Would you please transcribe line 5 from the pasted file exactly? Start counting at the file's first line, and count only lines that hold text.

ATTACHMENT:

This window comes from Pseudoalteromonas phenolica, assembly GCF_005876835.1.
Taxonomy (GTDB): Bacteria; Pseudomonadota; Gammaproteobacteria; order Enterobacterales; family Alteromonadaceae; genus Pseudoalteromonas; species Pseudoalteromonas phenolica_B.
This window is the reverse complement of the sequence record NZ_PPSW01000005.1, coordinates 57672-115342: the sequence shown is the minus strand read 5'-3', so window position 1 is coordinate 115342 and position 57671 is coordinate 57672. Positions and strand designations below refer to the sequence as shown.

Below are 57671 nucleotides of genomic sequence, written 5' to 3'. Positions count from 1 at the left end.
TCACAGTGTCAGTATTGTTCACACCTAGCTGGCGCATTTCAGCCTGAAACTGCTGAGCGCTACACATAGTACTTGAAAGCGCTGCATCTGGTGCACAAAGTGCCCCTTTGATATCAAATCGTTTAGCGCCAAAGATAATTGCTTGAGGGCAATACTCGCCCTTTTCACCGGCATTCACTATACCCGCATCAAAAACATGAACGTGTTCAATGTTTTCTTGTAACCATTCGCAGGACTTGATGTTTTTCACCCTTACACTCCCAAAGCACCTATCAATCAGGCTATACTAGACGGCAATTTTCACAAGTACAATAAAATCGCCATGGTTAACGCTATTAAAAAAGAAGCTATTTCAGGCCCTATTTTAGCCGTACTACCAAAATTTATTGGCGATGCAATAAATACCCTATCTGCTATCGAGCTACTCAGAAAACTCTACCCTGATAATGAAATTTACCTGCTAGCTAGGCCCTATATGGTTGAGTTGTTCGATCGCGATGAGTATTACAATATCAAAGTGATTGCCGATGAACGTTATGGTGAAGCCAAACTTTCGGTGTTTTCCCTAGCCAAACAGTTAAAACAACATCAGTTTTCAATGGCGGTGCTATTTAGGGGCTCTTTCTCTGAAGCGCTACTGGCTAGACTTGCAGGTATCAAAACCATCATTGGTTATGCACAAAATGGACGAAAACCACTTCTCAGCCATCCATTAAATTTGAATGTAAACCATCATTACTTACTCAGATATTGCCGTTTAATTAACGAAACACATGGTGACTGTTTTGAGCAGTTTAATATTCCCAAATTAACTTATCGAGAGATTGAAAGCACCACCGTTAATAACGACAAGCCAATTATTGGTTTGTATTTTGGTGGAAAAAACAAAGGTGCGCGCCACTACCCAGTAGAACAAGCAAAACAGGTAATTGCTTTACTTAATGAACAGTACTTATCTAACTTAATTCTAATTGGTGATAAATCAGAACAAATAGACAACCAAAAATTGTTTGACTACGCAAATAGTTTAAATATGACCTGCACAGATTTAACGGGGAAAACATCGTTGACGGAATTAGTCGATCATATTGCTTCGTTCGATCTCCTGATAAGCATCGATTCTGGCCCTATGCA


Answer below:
TCACAGTGTCAGTATTGTTCACACCTAGCTGGCGCATTTCAGCCTGAAACTGCTGAGCGCTACACATAGTACTTGAAAGCGCTGCATCTGGTGCACAAAGTGCCCCTTTGATATCAAATCGTTTAGCGCCAAAGATAATTGCTTGAGGGCAATACTCGCCCTTTTCACCGGCATTCACTATACCCGCATCAAAAACATGAACGTGTTCAATGTTTTCTTGTAACCATTCGCAGGACTTGATGTTTTTCACCCTTACACTCCCAAAGCACCTATCAATCAGGCTATACTAGACGGCAATTTTCACAAGTACAATAAAATCGCCATGGTTAACGCTATTAAAAAAGAAGCTATTTCAGGCCCTATTTTAGCCGTACTACCAAAATTTATTGGCGATGCAATAAATACCCTATCTGCTATCGAGCTACTCAGAAAACTCTACCCTGATAATGAAATTTACCTGCTAGCTAGGCCCTATATGGTTGAGTTGTTCGATCGCGATGAGTATTACAATATCAAAGTGATTGCCGATGAACGTTATGGTGAAGCCAAACTTTCGGTGTTTTCCCTAGCCAAACAGTTAAAACAACATCAGTTTTCAATGGCGGTGCTATTTAGGGGCTCTTTCTCTGAAGCGCTACTGGCTAGACTTGCAGGTATCAAAACCATCATTGGTTATGCACAAAATGGACGAAAACCACTTCTCAGCCATCCATTAAATTTGAATGTAAACCATCATTACTTACTCAGATATTGCCGTTTAATTAACGAAACACATGGTGACTGTTTTGAGCAGTTTAATATTCCCAAATTAACTTATCGAGAGATTGAAAGCACCACCGTTAATAACGACAAGCCAATTATTGGTTTGTATTTTGGTGGAAAAAACAAAGGTGCGCGCCACTACCCAGTAGAACAAGCAAAACAGGTAATTGCTTTACTTAATGAACAGTACTTATCTAACTTAATTCTAATTGGTGATAAATCAGAACAAATAGACAACCAAAAATTGTTTGACTACGCAAATAGTTTAAATATGACCTGCACAGATTTAACGGGGAAAACATCGTTGACGGAATTAGTCGATCATATTGCTTCGTTCGATCTCCTGATAAGCATCGATTCTGGCCCTATGCA